Auto sales slide again in July

The future of cars: Self-driving and electric
The future of cars: Self-driving and electric

July was another tough month for U.S. automakers.

Ford (F)'s sales dropped 7.5% last month compared to 2016, while Fiat Chrysler (FCAU) posted a 10% decline and General Motors (GM) reported a 15% decrease.

U.S. vehicle sales have trailed behind 2016 levels every month this year, but it's a tough comparison since last year's car sales hit record highs.

If the declines continue, this will be the first year since 2009 that sales are down across the industry.

One bright spot: the sales at Toyota (TM), the third largest seller of vehicles in the Unites States. They climbed 3.6% compared to 2016.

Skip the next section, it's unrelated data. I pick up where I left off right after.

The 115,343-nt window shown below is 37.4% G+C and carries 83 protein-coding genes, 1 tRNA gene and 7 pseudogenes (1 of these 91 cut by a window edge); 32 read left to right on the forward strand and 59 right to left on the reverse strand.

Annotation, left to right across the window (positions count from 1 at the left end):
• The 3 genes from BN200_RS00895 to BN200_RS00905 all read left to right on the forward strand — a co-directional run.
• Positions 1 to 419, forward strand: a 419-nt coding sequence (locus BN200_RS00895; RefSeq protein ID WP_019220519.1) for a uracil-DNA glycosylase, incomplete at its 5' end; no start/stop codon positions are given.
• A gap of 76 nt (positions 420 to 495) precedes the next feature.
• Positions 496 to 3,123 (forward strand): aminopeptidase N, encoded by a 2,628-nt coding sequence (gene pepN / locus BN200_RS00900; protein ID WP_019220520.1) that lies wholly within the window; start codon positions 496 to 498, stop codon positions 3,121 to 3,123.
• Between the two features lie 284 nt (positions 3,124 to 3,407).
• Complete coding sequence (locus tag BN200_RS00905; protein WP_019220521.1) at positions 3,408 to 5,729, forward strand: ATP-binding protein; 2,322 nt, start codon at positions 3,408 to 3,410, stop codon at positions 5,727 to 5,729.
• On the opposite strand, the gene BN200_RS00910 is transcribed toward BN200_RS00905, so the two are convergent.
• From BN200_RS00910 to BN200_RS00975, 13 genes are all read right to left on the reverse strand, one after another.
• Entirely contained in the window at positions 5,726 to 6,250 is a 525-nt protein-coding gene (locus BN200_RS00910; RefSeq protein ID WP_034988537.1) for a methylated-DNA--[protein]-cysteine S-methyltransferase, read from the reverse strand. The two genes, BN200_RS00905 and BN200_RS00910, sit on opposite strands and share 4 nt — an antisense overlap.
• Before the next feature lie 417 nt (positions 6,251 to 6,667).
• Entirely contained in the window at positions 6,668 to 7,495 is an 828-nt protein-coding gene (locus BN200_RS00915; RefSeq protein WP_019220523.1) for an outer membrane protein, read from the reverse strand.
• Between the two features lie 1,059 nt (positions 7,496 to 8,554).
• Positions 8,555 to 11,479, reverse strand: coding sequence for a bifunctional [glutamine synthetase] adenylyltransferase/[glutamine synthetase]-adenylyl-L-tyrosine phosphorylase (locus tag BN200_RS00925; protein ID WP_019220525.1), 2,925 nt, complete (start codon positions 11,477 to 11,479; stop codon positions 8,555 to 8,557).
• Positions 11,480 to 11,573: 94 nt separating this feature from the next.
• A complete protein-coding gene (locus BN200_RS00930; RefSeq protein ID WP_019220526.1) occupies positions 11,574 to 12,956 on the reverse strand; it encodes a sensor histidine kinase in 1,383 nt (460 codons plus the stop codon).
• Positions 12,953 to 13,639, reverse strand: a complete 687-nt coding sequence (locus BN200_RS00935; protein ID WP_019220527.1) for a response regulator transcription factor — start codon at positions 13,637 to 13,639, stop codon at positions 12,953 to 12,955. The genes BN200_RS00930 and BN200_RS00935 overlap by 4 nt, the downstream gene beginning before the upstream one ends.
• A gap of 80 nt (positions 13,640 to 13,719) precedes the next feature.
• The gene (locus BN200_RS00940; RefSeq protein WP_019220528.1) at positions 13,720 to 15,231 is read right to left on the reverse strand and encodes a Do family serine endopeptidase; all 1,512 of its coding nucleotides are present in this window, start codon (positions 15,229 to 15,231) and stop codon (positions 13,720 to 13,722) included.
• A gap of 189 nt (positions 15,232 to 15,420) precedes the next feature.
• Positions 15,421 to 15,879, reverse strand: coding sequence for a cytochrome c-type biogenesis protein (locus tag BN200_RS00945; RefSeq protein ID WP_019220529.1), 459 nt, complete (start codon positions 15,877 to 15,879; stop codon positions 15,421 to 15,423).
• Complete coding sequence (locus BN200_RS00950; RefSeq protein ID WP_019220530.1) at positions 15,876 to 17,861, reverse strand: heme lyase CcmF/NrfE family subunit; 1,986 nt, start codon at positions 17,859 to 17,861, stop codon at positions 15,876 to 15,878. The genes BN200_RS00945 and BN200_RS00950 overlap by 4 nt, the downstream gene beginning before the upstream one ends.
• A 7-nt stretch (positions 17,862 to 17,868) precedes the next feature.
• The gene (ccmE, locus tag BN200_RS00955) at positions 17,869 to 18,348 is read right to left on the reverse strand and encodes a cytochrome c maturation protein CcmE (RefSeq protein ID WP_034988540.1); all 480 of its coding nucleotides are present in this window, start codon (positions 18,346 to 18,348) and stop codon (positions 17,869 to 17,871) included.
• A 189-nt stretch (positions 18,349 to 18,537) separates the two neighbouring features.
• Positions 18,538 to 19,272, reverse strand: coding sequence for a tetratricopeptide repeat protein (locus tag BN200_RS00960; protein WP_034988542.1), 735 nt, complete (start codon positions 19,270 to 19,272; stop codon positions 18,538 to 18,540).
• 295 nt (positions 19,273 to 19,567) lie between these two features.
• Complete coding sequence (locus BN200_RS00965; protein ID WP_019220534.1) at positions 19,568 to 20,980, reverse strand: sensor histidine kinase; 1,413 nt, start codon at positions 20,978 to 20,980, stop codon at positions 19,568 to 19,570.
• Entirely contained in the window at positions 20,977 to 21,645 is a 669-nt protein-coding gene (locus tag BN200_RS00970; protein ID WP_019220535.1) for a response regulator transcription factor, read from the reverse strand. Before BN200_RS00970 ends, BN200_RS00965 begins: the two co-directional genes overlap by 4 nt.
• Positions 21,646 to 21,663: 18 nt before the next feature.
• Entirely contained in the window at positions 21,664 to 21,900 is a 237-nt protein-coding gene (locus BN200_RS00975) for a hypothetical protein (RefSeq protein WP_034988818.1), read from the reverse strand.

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Other Asian carmakers didn't fare as well. Nissan saw a 3% decline, while Honda (HMC) reported a 1.2% drop.

But it's not all bad news -- trucks and crossovers are actually selling extremely well.

"SUVs are up, cars continue to decline, and sales are clearly done growing at breakneck speeds," said Akshay Anand, executive analyst for Kelley Blue Book.

Toyota said that its RAV4 posted its best month of sales ever (more than 41,000 were purchased). GM said crossover vehicles and trucks accounted for 80% of July sales. And Ford has sold a record number of SUVs so far this year.

There's good reason for that trend.

Gas prices remain low, which helps boost the sales of larger models. SUVs have also become more appealing as both their safety and fuel economy have improved.

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